U.S. presidential candidates made last-minute appeals for votes Monday in New York, a day ahead of the state's crucial Democratic and Republican presidential nominating elections.
Vermont Senator Bernie Sanders, trailing former Secretary of State Hillary Clinton in the Democratic contest, is throwing a night-time concert in a park with dramatic views of New York City's skyscrapers, a day after 28,000 people turned out for another of his rallies elsewhere in the city.
Pre-election polls in the state continue to show Clinton with a sizable lead over Sanders, a self-described democratic socialist, but Sanders cautioned about the outcome. He told NBC he has won in other states where surveys showed him trailing heading into election days in the months-long presidential campaign to pick a successor to President Barack Obama when he leaves office next January.
"Generally speaking," he said, "polling has underestimated how we do in elections."
Clinton, with a double-digit percentage lead in most surveys, is campaigning in New York's densely populated Manhattan borough, while her husband, former President Bill Clinton, headed to rallies in two upstate cities, Buffalo and Rochester.
On a morning radio show, she branded the Republican presidential front-runner, billionaire real estate mogul Donald Trump, as the "Donkey of the Decade." Clinton rebuked Trump, saying his proposals to curb immigration and temporarily keep Muslims out of the U.S. "basically in so many ways play to the worst instincts of people ... in violation of American values and New York values for sure."
GOP delegate numbers
Surveys show Trump, who lives in a luxury high-rise building in New York City, with a commanding lead in the state against his two remaining challengers, Texas Senator Ted Cruz and Ohio Governor John Kasich. But analysts are uncertain how many of the state's 95 delegates to July's national presidential nominating contest Trump will win Tuesday, with most of the delegates decided by the outcome of contests in localized congressional districts.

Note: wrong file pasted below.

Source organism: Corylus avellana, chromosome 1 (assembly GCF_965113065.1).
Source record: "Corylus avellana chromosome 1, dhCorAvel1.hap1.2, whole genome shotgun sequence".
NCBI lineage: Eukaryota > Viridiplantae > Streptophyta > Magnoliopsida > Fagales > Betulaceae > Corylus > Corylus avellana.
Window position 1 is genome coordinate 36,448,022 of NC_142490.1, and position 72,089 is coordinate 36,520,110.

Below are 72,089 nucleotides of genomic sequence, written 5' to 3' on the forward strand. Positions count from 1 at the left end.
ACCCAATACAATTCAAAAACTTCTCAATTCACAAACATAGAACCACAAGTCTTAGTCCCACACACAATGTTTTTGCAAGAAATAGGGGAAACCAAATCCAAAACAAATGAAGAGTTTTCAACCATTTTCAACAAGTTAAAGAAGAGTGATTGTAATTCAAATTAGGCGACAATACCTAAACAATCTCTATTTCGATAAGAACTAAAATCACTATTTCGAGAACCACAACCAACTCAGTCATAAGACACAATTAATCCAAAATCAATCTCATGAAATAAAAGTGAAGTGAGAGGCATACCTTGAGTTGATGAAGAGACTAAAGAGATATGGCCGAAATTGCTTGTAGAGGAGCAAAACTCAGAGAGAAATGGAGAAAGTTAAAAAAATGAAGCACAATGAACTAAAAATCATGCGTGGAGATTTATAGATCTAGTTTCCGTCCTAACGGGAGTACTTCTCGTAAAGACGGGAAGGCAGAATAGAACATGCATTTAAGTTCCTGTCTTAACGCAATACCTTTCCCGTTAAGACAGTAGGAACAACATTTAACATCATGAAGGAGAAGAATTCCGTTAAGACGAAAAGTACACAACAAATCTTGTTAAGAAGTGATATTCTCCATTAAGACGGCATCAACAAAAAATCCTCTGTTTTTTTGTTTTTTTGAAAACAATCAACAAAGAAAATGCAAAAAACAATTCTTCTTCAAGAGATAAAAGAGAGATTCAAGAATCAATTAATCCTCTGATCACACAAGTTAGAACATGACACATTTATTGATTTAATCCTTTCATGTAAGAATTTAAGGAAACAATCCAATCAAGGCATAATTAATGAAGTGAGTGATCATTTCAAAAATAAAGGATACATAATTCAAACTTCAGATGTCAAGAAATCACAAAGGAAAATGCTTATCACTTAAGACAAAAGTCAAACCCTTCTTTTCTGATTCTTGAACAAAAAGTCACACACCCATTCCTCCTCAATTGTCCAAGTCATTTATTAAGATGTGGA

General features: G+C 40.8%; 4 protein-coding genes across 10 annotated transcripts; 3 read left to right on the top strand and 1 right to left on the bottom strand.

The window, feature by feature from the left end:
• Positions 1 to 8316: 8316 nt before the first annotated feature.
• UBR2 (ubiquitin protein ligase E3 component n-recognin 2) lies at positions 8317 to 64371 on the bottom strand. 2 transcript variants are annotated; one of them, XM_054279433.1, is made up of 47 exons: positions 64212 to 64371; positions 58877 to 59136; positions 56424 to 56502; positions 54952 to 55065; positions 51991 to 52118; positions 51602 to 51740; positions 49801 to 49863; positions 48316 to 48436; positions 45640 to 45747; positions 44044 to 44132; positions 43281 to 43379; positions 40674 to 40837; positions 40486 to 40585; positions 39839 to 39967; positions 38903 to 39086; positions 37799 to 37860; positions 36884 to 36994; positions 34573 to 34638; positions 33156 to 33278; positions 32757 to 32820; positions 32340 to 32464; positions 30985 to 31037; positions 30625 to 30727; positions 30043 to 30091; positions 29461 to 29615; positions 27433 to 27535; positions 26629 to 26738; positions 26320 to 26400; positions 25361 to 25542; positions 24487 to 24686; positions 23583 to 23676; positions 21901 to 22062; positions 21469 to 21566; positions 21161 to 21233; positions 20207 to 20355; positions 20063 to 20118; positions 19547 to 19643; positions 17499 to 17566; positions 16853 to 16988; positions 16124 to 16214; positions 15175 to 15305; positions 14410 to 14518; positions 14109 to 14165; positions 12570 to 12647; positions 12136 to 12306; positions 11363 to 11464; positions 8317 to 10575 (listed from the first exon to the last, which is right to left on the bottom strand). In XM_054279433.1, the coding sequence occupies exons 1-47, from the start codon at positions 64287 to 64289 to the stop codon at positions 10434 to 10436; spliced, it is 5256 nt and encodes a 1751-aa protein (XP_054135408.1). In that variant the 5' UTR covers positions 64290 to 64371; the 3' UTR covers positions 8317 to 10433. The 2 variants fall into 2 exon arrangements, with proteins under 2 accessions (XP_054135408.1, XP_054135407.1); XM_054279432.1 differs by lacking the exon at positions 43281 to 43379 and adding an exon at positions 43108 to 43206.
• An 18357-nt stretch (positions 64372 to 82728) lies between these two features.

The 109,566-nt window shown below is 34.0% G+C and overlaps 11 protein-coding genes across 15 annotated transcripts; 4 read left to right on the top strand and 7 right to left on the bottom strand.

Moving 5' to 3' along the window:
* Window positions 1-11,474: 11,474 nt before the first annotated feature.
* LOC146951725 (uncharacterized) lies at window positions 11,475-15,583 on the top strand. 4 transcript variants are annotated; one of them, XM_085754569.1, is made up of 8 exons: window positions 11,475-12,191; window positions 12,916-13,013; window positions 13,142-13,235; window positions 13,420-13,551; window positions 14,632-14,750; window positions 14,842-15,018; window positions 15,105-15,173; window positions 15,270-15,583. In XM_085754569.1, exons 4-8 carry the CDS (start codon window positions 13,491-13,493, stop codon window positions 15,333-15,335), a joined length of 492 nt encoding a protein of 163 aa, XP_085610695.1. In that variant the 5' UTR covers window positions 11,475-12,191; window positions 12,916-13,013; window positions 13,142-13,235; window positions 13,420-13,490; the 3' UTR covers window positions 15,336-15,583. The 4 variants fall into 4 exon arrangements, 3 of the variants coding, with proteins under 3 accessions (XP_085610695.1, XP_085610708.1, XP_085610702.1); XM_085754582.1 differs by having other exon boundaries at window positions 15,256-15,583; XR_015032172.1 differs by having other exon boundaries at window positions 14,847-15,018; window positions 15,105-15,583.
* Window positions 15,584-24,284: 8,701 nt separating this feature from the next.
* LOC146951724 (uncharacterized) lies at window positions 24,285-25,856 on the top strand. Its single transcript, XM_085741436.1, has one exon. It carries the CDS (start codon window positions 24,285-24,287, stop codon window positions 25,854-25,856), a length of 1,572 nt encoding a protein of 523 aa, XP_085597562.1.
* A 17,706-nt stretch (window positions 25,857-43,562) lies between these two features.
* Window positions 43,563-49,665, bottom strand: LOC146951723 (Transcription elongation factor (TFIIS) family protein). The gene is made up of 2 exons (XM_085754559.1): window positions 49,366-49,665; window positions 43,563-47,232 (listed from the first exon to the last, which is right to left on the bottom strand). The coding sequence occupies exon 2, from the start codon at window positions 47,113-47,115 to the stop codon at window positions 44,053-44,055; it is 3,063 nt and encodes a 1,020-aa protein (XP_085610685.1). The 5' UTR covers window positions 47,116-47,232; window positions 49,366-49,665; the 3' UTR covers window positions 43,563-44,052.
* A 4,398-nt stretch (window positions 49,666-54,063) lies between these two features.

Trump has a significant lead over Cruz, and even more over Kasich, in national convention delegates, but it is unclear whether Trump will be able to amass a majority of delegates he needs to claim the nomination before the quadrennial gathering starts.
Generally, the delegates Trump has won in state-by-state voting are only obligated to vote for him on the first convention ballot, but could switch their allegiance to Cruz or Kasich on second and subsequent ballots, distinctly limiting Trump's prospects to become the Republican standard-bearer in the November national election.
Trump, whose name is emblazoned on New York skyscrapers he built, told one crowd at a rally Monday, "We love this city. We care about New York values." He then headed to Buffalo for another campaign event.
But Cruz, also campaigning in New York City, continued to attack Trump over the meaning of "New York values," which Trump says characterizes the city's resilience after the 2001 terrorist attacks that toppled the twin towers of the World Trade Center.
Cruz says it means that the city's millions of residents "have suffered under the left-wing Democratic policies year after year after year."
Kasich visited smaller upstate cities, Syracuse and Schenectady, in hopes of winning convention delegates where Trump might fall short of capturing a majority of votes in individual voting districts. The party's rules would give Trump all three convention delegates in each of the districts where he wins 50 percent of the vote, but leave Kasich or Cruz with one of the delegates if Trump wins but falls short of a majority.